What To Think About

It may take several months for these medicines to work. If antimalarial treatment doesn't seem to be helping within 6 months, your doctor may recommend that you stop taking it.

Some antimalarial medicines, such as hydroxychloroquine, can cause serious and permanent damage to the retina of the eye. When appropriate doses are given, this is rare. If it is found early, eye damage may be reversed and permanent damage may be prevented. So be sure to have an initial ophthalmic exam before you begin antimalarial therapy. Then have your eyes examined if you notice a change in vision. Your doctor may recommend visits to the ophthalmologist as often as every 3 to 12 months, depending on your vision and your doctor's level of concern about eye disease.

The dose of antimalarial medicine may be adjusted if you have kidney or liver disease.

Taking medicine

Medicine is one of the many tools your doctor has to treat a health problem. Taking medicine as your doctor suggests will improve your health and may prevent future problems. If you don't take your medicines properly, you may be putting your health (and perhaps your life) at risk.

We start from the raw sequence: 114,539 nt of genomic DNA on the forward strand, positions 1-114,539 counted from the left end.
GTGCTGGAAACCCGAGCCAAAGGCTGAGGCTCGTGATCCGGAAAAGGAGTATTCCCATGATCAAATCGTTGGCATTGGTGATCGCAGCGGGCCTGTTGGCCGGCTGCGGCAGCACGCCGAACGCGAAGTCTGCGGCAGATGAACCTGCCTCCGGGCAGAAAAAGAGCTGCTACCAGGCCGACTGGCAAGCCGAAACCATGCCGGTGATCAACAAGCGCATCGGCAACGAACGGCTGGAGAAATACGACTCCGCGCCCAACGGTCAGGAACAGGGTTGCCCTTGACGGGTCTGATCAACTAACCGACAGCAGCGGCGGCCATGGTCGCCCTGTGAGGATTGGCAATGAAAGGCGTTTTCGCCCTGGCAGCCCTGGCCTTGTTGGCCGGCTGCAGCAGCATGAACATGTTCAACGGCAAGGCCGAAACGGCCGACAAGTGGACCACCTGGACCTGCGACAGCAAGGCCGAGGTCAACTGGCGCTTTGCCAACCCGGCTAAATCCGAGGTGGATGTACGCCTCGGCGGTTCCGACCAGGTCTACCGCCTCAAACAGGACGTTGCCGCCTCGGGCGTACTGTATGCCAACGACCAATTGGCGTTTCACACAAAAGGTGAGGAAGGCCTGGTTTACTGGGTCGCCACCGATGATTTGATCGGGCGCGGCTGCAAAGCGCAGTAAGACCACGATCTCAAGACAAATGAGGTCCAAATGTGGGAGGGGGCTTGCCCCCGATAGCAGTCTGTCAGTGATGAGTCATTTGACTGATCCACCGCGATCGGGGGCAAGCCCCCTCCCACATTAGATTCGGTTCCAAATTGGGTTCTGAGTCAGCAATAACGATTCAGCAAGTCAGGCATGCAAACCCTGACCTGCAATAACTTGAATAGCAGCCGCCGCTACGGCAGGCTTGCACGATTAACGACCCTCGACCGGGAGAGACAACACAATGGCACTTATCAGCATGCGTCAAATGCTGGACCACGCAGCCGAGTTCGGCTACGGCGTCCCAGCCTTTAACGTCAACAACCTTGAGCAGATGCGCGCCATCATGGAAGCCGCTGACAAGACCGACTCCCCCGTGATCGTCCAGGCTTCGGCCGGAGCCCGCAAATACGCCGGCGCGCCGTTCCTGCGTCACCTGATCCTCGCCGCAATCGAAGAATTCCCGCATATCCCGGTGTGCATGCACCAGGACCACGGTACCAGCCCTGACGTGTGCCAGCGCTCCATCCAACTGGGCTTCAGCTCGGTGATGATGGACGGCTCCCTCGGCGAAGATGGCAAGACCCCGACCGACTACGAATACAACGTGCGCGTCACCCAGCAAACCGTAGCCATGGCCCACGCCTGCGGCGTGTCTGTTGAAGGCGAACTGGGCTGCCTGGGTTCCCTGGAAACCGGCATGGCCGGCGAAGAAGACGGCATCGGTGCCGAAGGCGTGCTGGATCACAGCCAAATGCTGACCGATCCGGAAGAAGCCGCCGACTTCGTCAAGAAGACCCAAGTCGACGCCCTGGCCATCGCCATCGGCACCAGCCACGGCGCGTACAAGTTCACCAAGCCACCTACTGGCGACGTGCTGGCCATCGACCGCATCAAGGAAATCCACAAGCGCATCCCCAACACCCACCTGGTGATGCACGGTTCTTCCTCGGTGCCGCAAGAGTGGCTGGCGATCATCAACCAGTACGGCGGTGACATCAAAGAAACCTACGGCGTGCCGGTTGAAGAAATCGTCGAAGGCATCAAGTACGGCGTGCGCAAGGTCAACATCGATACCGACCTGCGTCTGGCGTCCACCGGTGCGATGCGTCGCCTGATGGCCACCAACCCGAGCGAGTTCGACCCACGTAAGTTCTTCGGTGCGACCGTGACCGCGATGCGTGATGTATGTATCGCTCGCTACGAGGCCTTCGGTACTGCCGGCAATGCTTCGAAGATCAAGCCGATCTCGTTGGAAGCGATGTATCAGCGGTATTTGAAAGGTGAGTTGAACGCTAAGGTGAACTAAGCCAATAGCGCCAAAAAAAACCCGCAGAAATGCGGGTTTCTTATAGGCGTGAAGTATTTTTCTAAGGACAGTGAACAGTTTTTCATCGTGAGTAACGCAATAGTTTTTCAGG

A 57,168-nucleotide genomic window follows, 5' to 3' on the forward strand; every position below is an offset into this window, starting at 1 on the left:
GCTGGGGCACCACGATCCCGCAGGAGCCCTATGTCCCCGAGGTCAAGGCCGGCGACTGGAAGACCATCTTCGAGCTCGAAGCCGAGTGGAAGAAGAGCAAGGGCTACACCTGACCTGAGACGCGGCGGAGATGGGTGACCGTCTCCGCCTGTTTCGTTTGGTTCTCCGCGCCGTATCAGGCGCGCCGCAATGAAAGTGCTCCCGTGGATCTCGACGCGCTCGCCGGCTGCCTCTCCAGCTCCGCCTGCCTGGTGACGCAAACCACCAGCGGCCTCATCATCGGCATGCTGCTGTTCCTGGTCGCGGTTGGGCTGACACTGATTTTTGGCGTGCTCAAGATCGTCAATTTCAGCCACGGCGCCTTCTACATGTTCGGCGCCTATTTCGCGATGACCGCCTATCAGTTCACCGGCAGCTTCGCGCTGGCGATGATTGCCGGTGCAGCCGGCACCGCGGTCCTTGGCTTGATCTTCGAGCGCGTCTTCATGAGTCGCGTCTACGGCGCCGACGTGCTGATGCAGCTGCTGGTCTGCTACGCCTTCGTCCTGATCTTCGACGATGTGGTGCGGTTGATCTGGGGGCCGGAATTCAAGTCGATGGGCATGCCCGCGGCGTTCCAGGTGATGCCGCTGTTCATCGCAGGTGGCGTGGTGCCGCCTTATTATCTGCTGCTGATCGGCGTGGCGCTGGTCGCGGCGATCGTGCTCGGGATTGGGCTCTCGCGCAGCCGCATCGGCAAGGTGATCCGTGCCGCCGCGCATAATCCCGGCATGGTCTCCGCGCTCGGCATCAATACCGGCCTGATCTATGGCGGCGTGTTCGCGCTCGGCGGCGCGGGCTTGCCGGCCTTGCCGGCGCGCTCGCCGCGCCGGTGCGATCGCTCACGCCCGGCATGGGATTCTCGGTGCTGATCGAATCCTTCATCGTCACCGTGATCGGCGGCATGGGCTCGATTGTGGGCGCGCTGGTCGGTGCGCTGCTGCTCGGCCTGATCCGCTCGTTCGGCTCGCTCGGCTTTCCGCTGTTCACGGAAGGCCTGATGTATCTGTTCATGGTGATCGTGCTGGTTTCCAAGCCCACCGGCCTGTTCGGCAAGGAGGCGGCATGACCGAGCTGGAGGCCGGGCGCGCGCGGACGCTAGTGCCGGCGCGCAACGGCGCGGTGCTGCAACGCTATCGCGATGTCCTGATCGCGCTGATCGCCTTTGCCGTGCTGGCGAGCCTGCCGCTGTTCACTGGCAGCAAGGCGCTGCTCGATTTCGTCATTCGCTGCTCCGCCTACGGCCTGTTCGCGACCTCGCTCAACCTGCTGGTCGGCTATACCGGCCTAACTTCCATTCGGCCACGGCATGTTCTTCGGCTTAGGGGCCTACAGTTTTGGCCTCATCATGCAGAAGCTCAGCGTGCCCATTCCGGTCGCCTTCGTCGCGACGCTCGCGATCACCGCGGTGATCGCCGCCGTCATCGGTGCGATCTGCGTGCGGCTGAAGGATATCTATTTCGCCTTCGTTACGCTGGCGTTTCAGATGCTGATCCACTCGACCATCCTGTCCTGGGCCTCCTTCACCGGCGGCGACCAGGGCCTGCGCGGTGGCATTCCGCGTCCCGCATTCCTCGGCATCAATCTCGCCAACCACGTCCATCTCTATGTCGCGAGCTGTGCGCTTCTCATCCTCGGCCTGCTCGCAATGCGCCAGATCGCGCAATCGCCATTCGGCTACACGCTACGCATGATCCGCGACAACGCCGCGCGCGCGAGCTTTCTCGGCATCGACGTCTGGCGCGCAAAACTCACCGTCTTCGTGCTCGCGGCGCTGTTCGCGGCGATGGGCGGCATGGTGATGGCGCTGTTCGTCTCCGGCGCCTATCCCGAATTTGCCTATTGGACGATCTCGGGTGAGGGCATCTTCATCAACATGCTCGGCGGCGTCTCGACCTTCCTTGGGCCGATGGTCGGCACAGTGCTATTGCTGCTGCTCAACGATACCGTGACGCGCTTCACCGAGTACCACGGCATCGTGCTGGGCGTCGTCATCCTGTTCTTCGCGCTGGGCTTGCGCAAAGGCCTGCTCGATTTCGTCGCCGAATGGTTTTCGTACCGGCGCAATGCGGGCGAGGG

There are many reasons why people have trouble taking their medicine. But in most cases, there is something you can do. For suggestions on how to work around common problems, see the topic Taking Medicines as Prescribed.

Advice for women

If you are pregnant, breast-feeding, or planning to get pregnant, do not use any medicines unless your doctor tells you to. Some medicines can harm your baby. This includes prescription and over-the-counter medicines, vitamins, herbs, and supplements. And make sure that all your doctors know that you are pregnant, breast-feeding, or planning to get pregnant.


Follow-up care is a key part of your treatment and safety. Be sure to make and go to all appointments. And call your doctor if you are having problems. It's also a good idea to know your test results and keep a list of the medicines you take.

Complete the new medication information form (PDF)(What is a PDF document?) to help you understand this medication.



  1. Ruiz-Irastorza G, et al. (2010). Clinical efficacy and side effects of antimalarials in systemic lupus erythematosus: A systematic review. Annals of the Rheumatic Diseases, 69(1): 20–28.
  2. Wofsy D (2005). Therapy of systemic lupus erythematosus. In WJ Koopman, LW Moreland, eds., Arthritis and Allied Conditions: A Textbook of Rheumatology, 15th ed., vol. 2, pp. 1561–1574. Philadelphia: Lippincott Williams and Wilkins.
  3. Lockshin MD (2008). Systemic lupus erythematosus. In DC Dale, DD Federman, eds., ACP Medicine, section 15, chap. 4. New York: WebMD.
  4. Madhok R, Wu O (2009). Systemic lupus erythematosus, search date December 2007. Online version of Clinical Evidence (7).


ByHealthwise Staff
Primary Medical ReviewerAnne C. Poinier, MD - Internal Medicine
Primary Medical ReviewerAnne C. Poinier, MD - Internal Medicine
Specialist Medical ReviewerStanford M. Shoor, MD - Rheumatology
Specialist Medical ReviewerNancy Ann Shadick, MD, MPH - Internal Medicine, Rheumatology
Last RevisedMay 7, 2012